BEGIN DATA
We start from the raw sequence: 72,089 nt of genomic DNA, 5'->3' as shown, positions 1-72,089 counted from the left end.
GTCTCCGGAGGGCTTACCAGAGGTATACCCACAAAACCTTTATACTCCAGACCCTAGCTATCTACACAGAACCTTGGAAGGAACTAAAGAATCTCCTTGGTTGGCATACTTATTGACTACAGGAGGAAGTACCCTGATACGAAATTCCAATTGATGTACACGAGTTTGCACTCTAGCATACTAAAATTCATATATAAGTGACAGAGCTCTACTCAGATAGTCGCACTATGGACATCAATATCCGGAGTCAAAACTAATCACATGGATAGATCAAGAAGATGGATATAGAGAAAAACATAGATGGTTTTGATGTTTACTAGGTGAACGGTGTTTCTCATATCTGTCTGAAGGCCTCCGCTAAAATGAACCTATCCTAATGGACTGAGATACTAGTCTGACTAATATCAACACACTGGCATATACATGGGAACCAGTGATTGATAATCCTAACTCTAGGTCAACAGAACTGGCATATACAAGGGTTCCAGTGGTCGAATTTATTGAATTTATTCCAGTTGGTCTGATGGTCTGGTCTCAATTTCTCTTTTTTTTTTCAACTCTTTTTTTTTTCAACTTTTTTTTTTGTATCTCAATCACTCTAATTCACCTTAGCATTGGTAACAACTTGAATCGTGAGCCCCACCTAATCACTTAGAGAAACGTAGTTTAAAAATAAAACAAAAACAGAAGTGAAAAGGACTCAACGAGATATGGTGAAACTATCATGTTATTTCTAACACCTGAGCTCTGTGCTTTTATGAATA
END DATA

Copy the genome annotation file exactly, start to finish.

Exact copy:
We start from the raw sequence: 72,089 nt of genomic DNA, 5'->3' as shown, positions 1-72,089 counted from the left end.
GTCTCCGGAGGGCTTACCAGAGGTATACCCACAAAACCTTTATACTCCAGACCCTAGCTATCTACACAGAACCTTGGAAGGAACTAAAGAATCTCCTTGGTTGGCATACTTATTGACTACAGGAGGAAGTACCCTGATACGAAATTCCAATTGATGTACACGAGTTTGCACTCTAGCATACTAAAATTCATATATAAGTGACAGAGCTCTACTCAGATAGTCGCACTATGGACATCAATATCCGGAGTCAAAACTAATCACATGGATAGATCAAGAAGATGGATATAGAGAAAAACATAGATGGTTTTGATGTTTACTAGGTGAACGGTGTTTCTCATATCTGTCTGAAGGCCTCCGCTAAAATGAACCTATCCTAATGGACTGAGATACTAGTCTGACTAATATCAACACACTGGCATATACATGGGAACCAGTGATTGATAATCCTAACTCTAGGTCAACAGAACTGGCATATACAAGGGTTCCAGTGGTCGAATTTATTGAATTTATTCCAGTTGGTCTGATGGTCTGGTCTCAATTTCTCTTTTTTTTTTCAACTCTTTTTTTTTTCAACTTTTTTTTTTGTATCTCAATCACTCTAATTCACCTTAGCATTGGTAACAACTTGAATCGTGAGCCCCACCTAATCACTTAGAGAAACGTAGTTTAAAAATAAAACAAAAACAGAAGTGAAAAGGACTCAACGAGATATGGTGAAACTATCATGTTATTTCTAACACCTGAGCTCTGTGCTTTTATGAATA